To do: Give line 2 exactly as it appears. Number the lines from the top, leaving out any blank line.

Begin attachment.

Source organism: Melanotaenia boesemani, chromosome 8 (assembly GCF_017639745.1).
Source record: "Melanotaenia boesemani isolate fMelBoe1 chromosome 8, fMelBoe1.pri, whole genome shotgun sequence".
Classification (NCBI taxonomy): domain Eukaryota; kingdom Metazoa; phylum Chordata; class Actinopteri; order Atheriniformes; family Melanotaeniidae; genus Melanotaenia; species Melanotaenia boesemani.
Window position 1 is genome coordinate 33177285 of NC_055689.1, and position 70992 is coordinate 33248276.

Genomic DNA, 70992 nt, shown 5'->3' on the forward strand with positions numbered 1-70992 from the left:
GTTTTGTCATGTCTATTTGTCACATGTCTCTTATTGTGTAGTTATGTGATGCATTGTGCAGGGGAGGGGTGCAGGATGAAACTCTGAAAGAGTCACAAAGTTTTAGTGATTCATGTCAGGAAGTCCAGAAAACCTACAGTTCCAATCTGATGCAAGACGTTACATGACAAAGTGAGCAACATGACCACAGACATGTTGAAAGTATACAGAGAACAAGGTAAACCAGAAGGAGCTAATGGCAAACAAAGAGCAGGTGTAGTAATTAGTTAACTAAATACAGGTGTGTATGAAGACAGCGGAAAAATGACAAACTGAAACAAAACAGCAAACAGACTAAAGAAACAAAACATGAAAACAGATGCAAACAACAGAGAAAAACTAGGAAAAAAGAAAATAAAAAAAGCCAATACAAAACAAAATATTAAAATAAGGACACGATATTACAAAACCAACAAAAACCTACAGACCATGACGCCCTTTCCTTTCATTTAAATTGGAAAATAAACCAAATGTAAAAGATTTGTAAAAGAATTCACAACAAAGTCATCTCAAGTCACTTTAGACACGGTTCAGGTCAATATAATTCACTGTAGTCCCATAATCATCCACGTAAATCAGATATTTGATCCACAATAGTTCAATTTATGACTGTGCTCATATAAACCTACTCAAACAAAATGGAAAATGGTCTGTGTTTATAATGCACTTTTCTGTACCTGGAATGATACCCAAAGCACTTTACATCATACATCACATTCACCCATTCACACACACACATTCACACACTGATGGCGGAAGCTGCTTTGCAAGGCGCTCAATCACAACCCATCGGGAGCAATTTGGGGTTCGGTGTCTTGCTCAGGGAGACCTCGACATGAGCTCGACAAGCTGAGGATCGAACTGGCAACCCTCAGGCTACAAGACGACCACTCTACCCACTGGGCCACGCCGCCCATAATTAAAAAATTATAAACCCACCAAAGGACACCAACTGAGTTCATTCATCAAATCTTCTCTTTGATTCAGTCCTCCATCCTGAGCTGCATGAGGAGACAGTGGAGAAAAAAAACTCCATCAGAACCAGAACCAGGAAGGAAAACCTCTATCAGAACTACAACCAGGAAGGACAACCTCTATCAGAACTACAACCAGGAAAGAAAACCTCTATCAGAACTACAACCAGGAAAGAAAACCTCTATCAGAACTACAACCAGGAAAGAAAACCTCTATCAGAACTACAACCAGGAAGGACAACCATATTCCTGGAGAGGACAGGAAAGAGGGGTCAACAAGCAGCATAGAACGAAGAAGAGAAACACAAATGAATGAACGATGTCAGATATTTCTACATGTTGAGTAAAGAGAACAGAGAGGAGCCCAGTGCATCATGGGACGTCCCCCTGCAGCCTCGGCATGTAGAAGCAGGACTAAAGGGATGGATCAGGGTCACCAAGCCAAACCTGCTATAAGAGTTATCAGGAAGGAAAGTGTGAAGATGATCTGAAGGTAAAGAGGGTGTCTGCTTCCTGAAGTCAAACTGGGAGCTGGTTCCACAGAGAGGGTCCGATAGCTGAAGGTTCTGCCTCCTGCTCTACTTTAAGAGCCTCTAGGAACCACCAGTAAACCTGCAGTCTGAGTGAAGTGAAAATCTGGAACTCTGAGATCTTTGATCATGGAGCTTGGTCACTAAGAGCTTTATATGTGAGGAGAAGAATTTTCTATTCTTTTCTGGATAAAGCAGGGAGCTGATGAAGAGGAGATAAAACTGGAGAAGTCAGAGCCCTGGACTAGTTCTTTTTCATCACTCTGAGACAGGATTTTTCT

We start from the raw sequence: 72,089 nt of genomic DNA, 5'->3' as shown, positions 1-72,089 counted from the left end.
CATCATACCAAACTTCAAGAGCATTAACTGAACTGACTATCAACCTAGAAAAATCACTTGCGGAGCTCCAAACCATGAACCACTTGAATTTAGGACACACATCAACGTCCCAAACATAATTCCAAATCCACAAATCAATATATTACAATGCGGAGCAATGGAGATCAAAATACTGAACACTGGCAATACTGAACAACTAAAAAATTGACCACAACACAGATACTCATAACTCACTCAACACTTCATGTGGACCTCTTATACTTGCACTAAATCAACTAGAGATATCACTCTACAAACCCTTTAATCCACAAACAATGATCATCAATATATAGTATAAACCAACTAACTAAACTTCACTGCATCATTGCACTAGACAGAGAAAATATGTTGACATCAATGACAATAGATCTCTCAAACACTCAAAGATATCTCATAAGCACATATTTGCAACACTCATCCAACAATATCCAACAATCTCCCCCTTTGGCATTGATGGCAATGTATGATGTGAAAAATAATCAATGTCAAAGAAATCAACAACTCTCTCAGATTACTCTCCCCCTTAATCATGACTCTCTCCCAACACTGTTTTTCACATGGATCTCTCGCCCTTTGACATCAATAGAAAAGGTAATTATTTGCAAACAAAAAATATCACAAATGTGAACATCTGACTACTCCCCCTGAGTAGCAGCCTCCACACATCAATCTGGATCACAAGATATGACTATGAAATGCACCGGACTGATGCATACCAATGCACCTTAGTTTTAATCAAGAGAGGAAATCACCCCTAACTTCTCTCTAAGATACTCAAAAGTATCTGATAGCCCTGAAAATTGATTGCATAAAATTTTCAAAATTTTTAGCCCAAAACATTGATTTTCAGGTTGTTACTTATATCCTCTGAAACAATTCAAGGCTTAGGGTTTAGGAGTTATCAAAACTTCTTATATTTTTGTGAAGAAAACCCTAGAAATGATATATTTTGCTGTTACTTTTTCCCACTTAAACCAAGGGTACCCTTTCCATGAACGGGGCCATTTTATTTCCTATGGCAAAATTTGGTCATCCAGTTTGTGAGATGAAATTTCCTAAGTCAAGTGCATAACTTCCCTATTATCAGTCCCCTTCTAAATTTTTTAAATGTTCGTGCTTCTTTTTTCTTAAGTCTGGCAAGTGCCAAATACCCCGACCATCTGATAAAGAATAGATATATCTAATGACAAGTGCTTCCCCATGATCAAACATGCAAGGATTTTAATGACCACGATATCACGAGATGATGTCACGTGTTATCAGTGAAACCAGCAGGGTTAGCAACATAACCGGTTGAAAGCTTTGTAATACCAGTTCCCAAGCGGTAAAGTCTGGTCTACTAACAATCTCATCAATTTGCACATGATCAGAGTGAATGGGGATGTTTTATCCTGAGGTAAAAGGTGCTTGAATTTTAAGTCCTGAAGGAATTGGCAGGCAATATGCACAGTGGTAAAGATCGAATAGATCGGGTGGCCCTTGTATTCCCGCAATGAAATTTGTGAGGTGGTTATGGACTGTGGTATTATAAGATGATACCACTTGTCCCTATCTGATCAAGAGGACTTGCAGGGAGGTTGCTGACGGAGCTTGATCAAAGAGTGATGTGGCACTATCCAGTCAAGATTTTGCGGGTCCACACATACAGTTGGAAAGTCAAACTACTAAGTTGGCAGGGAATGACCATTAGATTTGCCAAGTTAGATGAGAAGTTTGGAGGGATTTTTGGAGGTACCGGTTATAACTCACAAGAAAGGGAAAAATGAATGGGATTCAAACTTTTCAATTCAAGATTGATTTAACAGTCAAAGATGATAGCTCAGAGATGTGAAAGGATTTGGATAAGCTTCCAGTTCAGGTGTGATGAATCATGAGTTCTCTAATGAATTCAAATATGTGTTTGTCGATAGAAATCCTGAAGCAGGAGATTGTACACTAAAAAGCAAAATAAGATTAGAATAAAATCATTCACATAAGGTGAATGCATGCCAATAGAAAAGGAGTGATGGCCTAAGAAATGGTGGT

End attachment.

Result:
Source record: "Melanotaenia boesemani isolate fMelBoe1 chromosome 8, fMelBoe1.pri, whole genome shotgun sequence".